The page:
SR> My creative brain foods would be music, yoga and weed. Music has always been a huge inspiration for me and it can really stimulate creativity. Yoga keeps me grounded, thinking straight and focused. People and friends around me generally inspire me too. I feel like even in a one-block radius around my place in Toronto, I’m surrounded by amazing artists who are hustling so hard and making incredible things. I find that so inspiring and motivating. I’m inspired by all of the special things happening in the city right now.
LBB> I love your music video for Keita Juma “Come Over” the looped motion seems to work perfectly with the beat of the track. How do you decide which poses will work best in the loop?
I have to say it’s one of my favourites. I really wanted to capture raw, “masculine” movement in slow motion and then disassemble it all in the edit, find the most hype parts, and loop that to create a new aesthetic. I think people tend to associate certain types of body movement with hip hop, so I wanted to do something different. I found that capturing a group of guys moshing around in slow motion to a house-y hip hop track was actually so beautiful and unexpected. Seeing sequences of this stuff looped back and forth and cut all together brought in an element of controlled grace to the movement. There was so much sick film to work with. Me and Izzy Ehrlich (the editor) and I sat there for HOURS finding the best parts to feature in the video.
KEITA JUMA - COME OVER FT. BRENDAN PHILIP
LBB> What inspired the high contrast lighting?
The cool thing about this video was it was ultimately just a bunch of friends hanging out at night on a beach. At that point, I think we were all going through a bit of a goth-y athletic phase and I wanted everyone wearing black - a uniform, I guess. But black clothes at night meant I had to think very carefully about visibility. I started to play around with a frontal spot light, seeing what it could do to 3M reflective fabric and that’s how the high contrast lighting came about.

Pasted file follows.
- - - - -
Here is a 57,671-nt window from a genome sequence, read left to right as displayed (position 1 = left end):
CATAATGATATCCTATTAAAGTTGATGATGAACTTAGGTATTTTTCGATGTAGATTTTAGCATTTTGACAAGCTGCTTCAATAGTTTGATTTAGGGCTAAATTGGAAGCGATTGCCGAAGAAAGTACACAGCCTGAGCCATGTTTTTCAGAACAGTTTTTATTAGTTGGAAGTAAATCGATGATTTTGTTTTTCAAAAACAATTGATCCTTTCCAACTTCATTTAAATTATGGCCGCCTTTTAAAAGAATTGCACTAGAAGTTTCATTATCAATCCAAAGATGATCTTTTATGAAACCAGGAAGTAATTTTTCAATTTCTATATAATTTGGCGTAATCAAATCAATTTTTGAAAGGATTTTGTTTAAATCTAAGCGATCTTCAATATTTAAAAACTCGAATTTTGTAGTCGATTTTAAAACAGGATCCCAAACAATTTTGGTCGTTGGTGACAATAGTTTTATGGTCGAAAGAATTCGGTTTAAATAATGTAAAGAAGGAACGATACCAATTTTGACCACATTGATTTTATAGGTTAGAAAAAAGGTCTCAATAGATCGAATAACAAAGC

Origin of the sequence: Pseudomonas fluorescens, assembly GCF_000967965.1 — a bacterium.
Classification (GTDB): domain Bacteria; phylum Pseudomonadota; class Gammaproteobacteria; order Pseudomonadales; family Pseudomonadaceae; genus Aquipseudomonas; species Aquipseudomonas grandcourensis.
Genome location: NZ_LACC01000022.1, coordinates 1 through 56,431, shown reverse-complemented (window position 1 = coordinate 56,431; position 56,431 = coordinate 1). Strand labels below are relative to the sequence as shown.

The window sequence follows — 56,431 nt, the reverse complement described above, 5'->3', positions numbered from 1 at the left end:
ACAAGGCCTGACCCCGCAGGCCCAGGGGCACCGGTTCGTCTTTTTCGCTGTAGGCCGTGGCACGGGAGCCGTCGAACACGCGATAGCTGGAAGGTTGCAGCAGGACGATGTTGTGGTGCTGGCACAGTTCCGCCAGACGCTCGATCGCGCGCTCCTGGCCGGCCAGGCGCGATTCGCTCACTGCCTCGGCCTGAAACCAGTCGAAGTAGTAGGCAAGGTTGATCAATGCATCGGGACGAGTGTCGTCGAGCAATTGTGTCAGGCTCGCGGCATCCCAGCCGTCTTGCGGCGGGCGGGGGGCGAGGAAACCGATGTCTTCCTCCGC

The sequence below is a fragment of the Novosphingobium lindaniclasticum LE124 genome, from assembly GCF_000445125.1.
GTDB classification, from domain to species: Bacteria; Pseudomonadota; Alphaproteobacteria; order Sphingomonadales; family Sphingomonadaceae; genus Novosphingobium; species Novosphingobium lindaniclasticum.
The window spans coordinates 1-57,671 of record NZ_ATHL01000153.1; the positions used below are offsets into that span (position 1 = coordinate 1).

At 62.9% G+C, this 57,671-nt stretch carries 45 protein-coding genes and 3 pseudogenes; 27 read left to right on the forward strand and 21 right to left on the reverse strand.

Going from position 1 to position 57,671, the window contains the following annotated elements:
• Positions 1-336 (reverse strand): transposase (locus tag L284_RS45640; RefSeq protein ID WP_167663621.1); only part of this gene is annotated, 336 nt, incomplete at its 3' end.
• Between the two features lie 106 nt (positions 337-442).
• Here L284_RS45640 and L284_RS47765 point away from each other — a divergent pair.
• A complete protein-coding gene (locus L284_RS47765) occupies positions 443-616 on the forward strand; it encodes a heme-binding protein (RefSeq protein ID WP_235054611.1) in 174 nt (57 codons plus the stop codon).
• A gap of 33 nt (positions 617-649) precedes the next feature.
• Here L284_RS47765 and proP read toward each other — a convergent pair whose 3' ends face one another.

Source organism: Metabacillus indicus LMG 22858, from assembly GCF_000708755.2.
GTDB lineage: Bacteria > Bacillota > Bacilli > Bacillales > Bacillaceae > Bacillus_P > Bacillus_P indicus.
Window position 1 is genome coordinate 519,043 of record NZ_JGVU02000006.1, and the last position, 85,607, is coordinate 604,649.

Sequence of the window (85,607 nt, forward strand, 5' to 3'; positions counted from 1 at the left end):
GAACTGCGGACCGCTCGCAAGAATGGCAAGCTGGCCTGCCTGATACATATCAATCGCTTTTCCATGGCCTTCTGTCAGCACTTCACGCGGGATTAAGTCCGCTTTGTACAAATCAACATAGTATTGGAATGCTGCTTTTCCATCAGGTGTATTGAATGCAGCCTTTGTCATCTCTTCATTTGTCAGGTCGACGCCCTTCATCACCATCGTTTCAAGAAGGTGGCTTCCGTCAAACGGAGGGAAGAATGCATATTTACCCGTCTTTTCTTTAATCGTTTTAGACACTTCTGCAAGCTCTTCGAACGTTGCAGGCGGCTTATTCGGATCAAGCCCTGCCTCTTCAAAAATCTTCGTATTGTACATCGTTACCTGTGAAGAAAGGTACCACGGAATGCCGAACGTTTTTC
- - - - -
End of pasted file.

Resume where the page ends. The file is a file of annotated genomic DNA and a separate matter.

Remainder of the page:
LBB> A couple of your promos replace the eyes with blank space. What is behind this?
SR> I dunno really…it just kind of looks fucked up and makes the viewer feel uncomfortable…which I love. Eyes are the windows into one’s soul, so when you remove them, I think it sparks this weird reaction in people. To me, it almost makes people feel like machines. I’m really into all that shit…artificial intelligence, robots, and aliens…
LBB> You started off with promos but what led you to creating gifs and video loops?
SR> I think it all stemmed from my insanely short attention span! I started experimenting with looping body movement really early in my work. The rise of YouTube and Vimeo gave people the tools to scrub through a video instead of watching it from start to finish as we had been doing on TV. I started to realise that sometimes short-n-sweet is more effective than a longer format.